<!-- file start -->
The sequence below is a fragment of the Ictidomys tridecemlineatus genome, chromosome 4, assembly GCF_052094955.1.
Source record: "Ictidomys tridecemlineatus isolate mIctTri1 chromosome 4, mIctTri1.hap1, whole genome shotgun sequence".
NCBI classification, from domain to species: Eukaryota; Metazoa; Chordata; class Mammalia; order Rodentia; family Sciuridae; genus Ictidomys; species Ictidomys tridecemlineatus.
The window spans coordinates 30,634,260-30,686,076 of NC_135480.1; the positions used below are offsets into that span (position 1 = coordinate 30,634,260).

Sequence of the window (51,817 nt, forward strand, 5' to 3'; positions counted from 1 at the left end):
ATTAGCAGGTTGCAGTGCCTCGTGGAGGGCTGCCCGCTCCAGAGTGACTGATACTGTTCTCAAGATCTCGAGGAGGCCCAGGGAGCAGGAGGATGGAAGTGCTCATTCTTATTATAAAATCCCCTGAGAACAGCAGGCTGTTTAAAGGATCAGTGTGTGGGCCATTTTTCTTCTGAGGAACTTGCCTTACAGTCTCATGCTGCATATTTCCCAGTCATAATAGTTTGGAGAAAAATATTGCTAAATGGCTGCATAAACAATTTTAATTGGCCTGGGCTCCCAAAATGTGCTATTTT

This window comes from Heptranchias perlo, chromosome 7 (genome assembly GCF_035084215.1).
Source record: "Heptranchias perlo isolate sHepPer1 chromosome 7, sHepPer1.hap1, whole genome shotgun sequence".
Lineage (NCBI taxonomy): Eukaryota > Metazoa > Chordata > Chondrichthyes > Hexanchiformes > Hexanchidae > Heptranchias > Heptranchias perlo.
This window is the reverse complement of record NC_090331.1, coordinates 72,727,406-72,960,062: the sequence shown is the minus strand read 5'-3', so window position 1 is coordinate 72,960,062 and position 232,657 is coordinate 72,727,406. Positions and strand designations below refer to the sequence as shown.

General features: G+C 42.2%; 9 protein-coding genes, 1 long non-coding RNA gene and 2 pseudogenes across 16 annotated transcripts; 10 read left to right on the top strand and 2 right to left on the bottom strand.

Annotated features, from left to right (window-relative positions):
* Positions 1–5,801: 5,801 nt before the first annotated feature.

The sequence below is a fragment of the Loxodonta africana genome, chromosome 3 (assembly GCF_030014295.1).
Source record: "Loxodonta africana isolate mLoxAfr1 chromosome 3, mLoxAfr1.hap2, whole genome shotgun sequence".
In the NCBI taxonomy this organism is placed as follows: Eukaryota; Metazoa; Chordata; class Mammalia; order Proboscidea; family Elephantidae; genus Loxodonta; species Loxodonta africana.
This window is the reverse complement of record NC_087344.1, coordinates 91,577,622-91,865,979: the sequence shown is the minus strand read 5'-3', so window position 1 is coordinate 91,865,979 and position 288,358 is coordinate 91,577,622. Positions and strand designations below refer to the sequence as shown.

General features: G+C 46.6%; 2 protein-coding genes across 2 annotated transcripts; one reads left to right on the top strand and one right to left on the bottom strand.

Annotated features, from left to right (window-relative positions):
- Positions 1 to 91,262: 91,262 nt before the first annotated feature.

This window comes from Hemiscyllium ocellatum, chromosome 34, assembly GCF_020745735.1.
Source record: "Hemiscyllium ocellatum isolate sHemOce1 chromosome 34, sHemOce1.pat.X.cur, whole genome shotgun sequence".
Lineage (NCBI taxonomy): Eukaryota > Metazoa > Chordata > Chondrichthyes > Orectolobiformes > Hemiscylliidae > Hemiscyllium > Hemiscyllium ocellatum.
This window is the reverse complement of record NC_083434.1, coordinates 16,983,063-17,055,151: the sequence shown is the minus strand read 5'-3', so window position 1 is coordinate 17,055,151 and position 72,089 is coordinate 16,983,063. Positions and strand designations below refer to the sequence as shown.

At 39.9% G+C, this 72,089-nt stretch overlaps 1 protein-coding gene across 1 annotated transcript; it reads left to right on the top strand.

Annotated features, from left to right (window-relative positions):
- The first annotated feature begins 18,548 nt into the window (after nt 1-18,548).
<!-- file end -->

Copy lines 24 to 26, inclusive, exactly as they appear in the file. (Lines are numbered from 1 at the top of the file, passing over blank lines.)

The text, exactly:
This window is the reverse complement of record NC_083434.1, coordinates 16,983,063-17,055,151: the sequence shown is the minus strand read 5'-3', so window position 1 is coordinate 17,055,151 and position 72,089 is coordinate 16,983,063. Positions and strand designations below refer to the sequence as shown.

At 39.9% G+C, this 72,089-nt stretch overlaps 1 protein-coding gene across 1 annotated transcript; it reads left to right on the top strand.

Annotated features, from left to right (window-relative positions):